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Spinal Cord. 2012 Aug;50(8):579-84. doi: 10.1038/sc.2012.25. Epub 2012 Mar 27.

Incidence and predictors of contracture after spinal cord injury--a prospective cohort study.

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The George Institute for Global Health, Sydney, New South Wales, Australia.



Prospective cohort study.


To determine incidence of contracture and develop prediction models to identify patients susceptible to contracture after spinal cord injury.


Two Sydney spinal cord injury units.


A total of 92 consecutive patients with acute spinal cord injury were assessed within 35 days of injury and 1 year later. Incidence of contracture at 1 year was measured in all major appendicular joints by categorizing range of motion on a 4-point scale (0-no contracture to 3-severe contracture), and in the wrist, elbow, hip and ankle by measuring range of motion at standardized torque. Multivariate models were developed to predict contracture at 1 year using age, neurological status, spasticity, pain and limb fracture recorded at the time of injury.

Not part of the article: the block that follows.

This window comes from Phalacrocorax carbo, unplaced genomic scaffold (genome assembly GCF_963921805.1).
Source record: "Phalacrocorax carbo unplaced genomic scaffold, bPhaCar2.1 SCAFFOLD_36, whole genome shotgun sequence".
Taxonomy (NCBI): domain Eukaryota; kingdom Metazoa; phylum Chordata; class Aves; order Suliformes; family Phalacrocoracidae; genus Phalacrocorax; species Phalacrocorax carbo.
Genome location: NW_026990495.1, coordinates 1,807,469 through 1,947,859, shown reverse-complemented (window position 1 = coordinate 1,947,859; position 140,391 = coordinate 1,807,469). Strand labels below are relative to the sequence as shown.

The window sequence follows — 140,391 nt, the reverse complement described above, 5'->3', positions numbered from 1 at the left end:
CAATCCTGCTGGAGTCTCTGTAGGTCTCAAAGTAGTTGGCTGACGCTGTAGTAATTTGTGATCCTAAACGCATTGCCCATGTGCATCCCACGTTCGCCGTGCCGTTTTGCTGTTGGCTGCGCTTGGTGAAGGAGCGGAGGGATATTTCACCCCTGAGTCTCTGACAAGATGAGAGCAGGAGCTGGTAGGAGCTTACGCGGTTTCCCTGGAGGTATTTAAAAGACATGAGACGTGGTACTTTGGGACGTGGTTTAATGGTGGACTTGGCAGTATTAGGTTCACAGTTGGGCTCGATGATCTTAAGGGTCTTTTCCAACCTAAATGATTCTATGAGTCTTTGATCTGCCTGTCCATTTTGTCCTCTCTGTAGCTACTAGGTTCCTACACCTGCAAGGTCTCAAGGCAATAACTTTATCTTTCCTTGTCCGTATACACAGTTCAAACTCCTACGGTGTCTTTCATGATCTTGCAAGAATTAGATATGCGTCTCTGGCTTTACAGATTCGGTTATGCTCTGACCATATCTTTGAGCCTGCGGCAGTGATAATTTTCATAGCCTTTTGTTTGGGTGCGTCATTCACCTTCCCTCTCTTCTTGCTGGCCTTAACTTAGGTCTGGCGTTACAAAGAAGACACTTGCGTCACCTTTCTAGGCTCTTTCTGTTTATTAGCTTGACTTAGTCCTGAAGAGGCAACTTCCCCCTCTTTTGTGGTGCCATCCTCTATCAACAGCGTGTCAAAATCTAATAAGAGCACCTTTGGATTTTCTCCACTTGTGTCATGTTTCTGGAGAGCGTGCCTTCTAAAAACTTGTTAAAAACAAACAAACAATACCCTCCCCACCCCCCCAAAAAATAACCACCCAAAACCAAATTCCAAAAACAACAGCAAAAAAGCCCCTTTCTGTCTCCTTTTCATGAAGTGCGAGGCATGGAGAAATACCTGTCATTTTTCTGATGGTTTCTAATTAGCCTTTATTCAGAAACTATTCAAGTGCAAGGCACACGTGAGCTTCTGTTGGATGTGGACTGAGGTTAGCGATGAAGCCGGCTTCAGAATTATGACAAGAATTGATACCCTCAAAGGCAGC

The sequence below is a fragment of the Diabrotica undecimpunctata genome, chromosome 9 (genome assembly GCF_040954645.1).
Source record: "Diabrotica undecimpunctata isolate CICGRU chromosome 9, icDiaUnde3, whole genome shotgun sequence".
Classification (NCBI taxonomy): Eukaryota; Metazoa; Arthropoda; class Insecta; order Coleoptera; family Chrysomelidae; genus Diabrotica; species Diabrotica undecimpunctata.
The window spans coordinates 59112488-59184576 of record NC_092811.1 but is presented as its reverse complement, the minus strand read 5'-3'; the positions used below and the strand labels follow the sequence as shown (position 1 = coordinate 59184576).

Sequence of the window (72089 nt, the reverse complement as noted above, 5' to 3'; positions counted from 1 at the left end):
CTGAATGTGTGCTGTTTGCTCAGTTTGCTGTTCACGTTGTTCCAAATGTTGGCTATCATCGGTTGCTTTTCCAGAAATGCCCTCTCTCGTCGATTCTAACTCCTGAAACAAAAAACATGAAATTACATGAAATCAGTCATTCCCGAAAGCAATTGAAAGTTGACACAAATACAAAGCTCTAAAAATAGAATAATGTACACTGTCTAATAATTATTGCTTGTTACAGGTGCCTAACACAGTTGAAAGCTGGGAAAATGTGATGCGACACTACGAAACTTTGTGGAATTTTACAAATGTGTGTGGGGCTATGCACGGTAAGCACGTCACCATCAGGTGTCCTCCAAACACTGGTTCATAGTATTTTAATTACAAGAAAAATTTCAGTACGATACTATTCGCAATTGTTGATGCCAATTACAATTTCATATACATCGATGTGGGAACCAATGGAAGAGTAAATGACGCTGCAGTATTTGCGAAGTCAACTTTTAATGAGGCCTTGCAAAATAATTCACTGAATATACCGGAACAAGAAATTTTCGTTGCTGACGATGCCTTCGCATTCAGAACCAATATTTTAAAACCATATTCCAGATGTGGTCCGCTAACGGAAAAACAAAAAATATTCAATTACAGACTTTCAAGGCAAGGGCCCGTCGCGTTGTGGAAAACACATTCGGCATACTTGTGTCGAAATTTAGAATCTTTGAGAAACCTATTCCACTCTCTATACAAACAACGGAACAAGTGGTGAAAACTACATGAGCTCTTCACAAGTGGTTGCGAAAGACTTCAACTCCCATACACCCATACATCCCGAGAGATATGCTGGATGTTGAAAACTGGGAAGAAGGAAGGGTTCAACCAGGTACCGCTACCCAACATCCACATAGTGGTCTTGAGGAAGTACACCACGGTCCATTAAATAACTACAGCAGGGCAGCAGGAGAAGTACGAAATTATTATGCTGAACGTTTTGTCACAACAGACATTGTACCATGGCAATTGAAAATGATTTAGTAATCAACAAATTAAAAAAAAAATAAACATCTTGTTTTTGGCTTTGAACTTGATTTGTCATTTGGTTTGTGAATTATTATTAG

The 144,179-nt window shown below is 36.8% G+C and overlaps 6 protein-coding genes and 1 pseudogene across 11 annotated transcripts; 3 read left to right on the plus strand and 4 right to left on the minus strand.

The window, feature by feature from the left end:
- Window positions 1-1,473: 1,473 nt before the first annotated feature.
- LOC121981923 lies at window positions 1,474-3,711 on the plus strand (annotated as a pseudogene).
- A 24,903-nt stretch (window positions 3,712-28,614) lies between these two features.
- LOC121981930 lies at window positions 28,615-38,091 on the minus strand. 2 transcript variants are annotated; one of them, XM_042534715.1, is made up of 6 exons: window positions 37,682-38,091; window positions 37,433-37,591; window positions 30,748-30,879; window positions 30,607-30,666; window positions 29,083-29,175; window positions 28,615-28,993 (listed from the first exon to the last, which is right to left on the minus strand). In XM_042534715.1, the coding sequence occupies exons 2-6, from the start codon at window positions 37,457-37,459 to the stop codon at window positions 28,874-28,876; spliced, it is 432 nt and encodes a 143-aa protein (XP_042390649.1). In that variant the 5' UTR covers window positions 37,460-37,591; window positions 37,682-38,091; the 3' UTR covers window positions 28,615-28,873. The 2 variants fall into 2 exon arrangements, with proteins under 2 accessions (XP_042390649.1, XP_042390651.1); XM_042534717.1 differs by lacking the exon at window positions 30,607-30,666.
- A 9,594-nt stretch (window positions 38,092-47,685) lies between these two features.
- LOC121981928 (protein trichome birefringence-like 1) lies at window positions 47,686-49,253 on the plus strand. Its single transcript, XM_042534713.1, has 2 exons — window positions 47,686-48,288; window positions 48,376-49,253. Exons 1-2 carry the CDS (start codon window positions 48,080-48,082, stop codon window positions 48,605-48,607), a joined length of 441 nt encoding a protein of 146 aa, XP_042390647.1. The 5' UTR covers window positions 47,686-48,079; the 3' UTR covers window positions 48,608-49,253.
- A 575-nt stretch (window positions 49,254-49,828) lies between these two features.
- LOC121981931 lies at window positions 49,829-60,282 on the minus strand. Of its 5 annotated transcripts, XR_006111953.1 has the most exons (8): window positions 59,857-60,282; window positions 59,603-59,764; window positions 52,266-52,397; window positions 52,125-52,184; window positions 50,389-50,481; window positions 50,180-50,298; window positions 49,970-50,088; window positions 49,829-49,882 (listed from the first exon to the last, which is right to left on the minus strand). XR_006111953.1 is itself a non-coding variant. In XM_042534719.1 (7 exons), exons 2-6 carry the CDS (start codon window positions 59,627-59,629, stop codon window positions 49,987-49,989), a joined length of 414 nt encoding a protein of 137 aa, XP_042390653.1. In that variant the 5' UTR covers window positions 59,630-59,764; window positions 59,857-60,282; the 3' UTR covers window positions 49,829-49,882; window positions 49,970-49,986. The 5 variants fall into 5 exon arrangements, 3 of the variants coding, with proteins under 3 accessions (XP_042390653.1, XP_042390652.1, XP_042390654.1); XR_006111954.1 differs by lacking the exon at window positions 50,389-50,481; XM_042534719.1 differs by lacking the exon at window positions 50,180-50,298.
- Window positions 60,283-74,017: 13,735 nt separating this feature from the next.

At 1 year, 66% of participants developed at least one contracture (defined as ≥1 point deterioration on the 4-point scale). Incidence of contracture at each joint was: shoulder 43%, elbow and forearm 33%, wrist and hand 41%, hip 32%, knee 11% and ankle 40%. Incidence of contracture determined by standardized torque measures of range (defined as loss of ≥10 degrees) was: elbow 27%, wrist 26%, hip 23% and ankle 25%. Prediction models were statistically significant but lacked sufficient predictive accuracy to be clinically useful (R(2)≤31%).


The incidence of contracture in major joints 1 year after spinal cord injury ranges from 11-43%. The ankle, wrist and shoulder are most commonly affected. It is difficult to accurately predict those susceptible to contracture soon after injury.

[Indexed for MEDLINE]

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